I leave you with one description from Boyd of the paradox of the enormous power of the cross:

While cross-power may look weak next to sword-power, it is, in fact, the greatest power in the universe. The power of the ‘cross is the only power that can overcome evil rather than merely suppress it for a while. It’s the only power that can transform an enemy into a friend. It’s the power that God promises will ultimately transform the world. It’s the kind of power the omnipotent God himself relied on when hè came in the person of Jesus Christ to overcome evil and redeem all of creation from its grip.

what do you  think?

shalom

Bram

Some of my doubts


Sometimes I doubt everything.

Sometimes everything I’ve been taught and everything that is taken for granted by this whole world seems like nonsense… We all swallow the propaganda and follow the authorized version ‘they’ want us to believe…

And I’m not just talking about my faith here… I’d rather deny all grounds on which Western thought are built than deny Him completely… since in a way I can’t deny God just as I can’t deny myself, but I can deny every system of thought describing Him. And maybe I’m wrong, maybe I do not actually exist…

It’s not that I can deny the supernatural, even if I have a hunch that most of it is actually natural but just outside of what we call ‘laws of nature’. I can’t deny miracles and the supernatural but I could attribute them to explanations that we don’t even know about in our thinking, maybe all our our thoughts about it is like medievals knowing nothing about electricity trying to understand how a computer works.

It’s not that I can deny science I can’t deny evolution but I can’t believe that the material world is all there is, so it can’t be the whole story. I do know we can describe enough of the universe in a meaningful enough way to manipulate it. But does that mean that we actually understand anything at all?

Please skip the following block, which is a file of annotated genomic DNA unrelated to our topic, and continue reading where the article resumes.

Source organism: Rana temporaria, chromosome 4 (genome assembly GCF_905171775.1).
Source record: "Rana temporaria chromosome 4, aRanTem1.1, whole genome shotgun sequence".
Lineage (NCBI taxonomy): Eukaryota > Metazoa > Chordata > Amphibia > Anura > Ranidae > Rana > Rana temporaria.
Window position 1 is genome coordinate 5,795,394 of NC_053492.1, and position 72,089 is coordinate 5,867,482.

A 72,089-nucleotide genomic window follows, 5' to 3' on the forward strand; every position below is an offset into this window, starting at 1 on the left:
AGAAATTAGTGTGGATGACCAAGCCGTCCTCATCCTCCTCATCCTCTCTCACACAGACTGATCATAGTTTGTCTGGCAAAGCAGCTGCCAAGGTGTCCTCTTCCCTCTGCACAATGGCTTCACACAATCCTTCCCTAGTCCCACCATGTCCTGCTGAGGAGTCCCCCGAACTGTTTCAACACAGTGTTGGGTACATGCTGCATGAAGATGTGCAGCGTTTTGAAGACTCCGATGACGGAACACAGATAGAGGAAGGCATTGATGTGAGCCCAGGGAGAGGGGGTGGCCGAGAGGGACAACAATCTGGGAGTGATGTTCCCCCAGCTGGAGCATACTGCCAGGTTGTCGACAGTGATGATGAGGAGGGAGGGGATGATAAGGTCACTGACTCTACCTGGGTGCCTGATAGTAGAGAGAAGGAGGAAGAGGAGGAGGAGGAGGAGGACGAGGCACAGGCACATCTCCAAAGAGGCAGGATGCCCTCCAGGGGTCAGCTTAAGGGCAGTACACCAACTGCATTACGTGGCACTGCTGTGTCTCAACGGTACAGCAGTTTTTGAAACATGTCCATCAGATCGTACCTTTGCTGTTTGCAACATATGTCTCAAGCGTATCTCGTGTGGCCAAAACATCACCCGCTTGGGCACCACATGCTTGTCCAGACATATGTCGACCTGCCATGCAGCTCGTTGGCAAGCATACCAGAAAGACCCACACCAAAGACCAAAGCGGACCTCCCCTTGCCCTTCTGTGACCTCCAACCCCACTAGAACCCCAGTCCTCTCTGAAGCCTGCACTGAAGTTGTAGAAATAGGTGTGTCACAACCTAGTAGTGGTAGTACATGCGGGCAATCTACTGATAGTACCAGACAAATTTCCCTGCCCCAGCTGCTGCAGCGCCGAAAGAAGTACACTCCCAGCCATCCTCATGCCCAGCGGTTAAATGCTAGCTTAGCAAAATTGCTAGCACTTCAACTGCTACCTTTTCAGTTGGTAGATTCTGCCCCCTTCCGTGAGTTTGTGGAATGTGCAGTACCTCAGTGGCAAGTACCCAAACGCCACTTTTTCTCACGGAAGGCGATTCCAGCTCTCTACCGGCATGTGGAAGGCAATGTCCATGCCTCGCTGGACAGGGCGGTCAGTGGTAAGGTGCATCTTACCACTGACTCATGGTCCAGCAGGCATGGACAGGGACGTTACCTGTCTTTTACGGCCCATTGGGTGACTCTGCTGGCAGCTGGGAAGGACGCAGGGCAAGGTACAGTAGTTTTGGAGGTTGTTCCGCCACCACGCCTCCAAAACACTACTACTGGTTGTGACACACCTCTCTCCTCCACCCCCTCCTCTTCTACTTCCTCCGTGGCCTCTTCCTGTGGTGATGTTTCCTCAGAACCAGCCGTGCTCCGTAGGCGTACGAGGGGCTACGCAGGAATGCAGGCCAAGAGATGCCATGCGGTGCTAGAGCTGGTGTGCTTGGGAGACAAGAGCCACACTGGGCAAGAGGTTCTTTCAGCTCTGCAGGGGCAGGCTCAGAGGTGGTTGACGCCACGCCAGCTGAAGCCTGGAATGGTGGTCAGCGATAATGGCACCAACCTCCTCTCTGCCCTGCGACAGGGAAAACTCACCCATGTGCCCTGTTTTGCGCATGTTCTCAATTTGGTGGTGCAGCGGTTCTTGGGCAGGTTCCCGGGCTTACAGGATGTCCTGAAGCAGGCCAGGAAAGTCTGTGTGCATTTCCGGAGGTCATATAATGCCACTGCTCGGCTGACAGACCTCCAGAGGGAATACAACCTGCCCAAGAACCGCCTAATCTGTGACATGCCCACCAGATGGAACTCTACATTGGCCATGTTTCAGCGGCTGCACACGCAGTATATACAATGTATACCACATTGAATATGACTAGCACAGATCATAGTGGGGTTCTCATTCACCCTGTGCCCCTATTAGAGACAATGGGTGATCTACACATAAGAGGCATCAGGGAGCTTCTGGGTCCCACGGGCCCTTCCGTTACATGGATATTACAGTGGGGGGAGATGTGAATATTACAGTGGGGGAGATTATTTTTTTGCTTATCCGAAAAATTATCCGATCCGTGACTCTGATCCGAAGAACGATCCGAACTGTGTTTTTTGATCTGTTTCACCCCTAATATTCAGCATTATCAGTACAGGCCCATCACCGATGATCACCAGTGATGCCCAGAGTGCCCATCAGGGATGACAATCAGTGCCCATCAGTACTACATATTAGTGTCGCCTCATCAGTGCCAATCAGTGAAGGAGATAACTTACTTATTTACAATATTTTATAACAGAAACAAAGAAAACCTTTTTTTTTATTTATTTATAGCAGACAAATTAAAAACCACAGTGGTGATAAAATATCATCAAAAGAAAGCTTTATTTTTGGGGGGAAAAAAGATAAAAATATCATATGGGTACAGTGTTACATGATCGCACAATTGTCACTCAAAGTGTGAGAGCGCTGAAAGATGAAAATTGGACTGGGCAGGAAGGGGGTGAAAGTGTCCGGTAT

I can’t deny that the laws of Love like Jesus articulates them are better and more substantial than anything I’ve seen in the world, and yet hardly any Christian I know even tries to live them. Sometimes I wonder if my own ‘religion’ does even understand a thing about itself….

And I honestly don’t even trust the idea behind all our western thinking that the universe is rational and knowable… Seems like very naive to say the least… I seems sometimes like the other extreme from the Eastern idea that everything we see is an illusion and nothing more, and equally unbalanced…
And worst of all, all of this, all life on earth seems completely screwed up, and still it’s evident that everything is worth more than we can contain. Every human life, every ecosystem, every species that goes down in our screwed-up systems is of incredible worth. And then I get a Pedro the Lion song stuck in my head:

Wouldn’t it be wonderful

if everything would be meaningless?

But everything is so meaningful

and most everything turns to shit

(rejoice)

There’s so much that needs to be saved, but not much stuff that can save in this world. Look at how even our enlightened traditions exchanged the crusades with the nuclear bomb. We are not getting better, we’re getting more (rendabel) in doing work like the factories and computers do, and we’re getting further in death and destruction. From the dodo and the crusades to Nagasaki and drones and cluster bombs we didn’t become better people.

When will we learn that violence will not save us but only breed more violence and destruction? When will we break the cycle of greed and other nonsense?

That’s why I hope in Jesus. That’s why I think nothing else would make sense. Because I love this endagered world and it’s uncontainable creator…

Kyrië Eleison

Christe Eleïson

Kyrië Eleison

Bram

The lost psalters interview (from August ’11, Kortrijk)